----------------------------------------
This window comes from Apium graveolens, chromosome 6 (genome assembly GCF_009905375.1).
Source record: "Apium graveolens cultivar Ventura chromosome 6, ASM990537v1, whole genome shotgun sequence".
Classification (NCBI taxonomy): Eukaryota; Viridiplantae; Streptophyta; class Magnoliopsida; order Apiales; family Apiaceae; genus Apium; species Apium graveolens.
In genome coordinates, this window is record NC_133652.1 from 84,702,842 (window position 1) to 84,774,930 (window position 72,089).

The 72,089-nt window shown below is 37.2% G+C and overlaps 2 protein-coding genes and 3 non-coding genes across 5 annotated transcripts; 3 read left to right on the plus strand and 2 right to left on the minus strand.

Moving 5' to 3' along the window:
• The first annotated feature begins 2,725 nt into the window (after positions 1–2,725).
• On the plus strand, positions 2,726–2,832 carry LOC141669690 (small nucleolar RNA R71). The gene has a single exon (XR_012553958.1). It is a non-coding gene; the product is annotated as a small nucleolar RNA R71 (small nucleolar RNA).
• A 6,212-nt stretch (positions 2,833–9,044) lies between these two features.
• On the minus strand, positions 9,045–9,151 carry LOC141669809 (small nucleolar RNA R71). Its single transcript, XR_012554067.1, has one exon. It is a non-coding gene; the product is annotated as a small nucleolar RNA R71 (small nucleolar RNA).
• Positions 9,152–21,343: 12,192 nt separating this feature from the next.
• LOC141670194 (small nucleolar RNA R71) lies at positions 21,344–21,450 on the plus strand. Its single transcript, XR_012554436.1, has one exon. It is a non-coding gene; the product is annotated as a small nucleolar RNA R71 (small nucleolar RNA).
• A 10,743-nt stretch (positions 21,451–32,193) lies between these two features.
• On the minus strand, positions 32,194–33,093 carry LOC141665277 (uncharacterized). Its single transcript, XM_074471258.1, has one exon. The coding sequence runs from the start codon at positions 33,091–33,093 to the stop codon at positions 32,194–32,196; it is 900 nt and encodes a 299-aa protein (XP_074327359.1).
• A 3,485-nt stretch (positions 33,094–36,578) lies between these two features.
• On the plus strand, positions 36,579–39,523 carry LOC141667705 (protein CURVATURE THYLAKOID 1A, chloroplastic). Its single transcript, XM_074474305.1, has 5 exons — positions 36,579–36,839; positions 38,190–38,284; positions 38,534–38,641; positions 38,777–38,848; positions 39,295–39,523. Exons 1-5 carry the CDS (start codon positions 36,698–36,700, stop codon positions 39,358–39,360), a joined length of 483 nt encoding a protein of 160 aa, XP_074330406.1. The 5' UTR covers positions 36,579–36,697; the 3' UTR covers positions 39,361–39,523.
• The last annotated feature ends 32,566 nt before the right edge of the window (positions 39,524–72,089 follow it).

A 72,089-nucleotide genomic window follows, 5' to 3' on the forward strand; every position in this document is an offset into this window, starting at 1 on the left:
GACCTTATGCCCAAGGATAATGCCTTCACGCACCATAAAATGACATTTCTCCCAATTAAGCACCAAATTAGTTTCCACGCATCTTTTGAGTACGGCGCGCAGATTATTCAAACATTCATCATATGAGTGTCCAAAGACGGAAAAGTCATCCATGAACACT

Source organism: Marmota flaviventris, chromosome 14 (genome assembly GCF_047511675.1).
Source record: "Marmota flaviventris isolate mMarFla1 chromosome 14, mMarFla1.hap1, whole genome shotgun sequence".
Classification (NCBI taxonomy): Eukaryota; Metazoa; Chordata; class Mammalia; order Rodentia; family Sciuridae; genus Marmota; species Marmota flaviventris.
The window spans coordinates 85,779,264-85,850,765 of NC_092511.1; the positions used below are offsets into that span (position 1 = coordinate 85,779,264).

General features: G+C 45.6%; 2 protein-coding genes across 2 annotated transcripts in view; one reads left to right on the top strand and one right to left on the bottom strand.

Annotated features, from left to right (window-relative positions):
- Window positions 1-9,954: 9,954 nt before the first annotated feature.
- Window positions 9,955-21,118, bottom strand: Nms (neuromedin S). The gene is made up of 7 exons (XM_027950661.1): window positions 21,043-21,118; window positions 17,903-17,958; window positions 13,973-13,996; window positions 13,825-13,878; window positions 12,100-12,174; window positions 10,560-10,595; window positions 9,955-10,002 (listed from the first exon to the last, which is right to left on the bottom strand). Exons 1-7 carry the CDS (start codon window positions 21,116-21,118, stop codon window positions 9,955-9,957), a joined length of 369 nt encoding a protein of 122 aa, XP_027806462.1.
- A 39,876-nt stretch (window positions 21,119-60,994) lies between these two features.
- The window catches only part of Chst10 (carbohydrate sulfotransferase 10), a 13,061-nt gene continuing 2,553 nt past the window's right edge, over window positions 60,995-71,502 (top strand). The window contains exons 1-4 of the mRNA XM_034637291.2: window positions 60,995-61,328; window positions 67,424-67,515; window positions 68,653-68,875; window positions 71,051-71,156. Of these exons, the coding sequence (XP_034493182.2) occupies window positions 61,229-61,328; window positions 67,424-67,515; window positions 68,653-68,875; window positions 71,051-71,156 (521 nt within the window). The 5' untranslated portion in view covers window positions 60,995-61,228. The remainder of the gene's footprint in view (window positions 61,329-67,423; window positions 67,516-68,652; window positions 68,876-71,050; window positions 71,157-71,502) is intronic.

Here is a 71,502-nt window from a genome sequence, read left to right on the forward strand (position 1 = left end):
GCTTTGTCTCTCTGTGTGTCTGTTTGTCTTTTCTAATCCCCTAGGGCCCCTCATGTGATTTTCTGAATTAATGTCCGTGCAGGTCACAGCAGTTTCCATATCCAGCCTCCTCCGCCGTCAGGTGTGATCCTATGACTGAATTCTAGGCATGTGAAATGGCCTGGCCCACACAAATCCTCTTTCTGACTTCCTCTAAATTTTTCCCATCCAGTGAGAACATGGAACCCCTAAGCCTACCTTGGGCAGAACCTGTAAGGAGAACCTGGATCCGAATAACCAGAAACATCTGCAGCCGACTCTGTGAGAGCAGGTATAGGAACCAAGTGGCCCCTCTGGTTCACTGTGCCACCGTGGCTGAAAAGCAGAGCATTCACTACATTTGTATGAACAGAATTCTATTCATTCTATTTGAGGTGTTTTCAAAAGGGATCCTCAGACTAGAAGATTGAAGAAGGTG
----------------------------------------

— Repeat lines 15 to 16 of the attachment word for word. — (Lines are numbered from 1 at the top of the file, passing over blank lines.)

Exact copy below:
• A 3,485-nt stretch (positions 33,094–36,578) lies between these two features.
• On the plus strand, positions 36,579–39,523 carry LOC141667705 (protein CURVATURE THYLAKOID 1A, chloroplastic). Its single transcript, XM_074474305.1, has 5 exons — positions 36,579–36,839; positions 38,190–38,284; positions 38,534–38,641; positions 38,777–38,848; positions 39,295–39,523. Exons 1-5 carry the CDS (start codon positions 36,698–36,700, stop codon positions 39,358–39,360), a joined length of 483 nt encoding a protein of 160 aa, XP_074330406.1. The 5' UTR covers positions 36,579–36,697; the 3' UTR covers positions 39,361–39,523.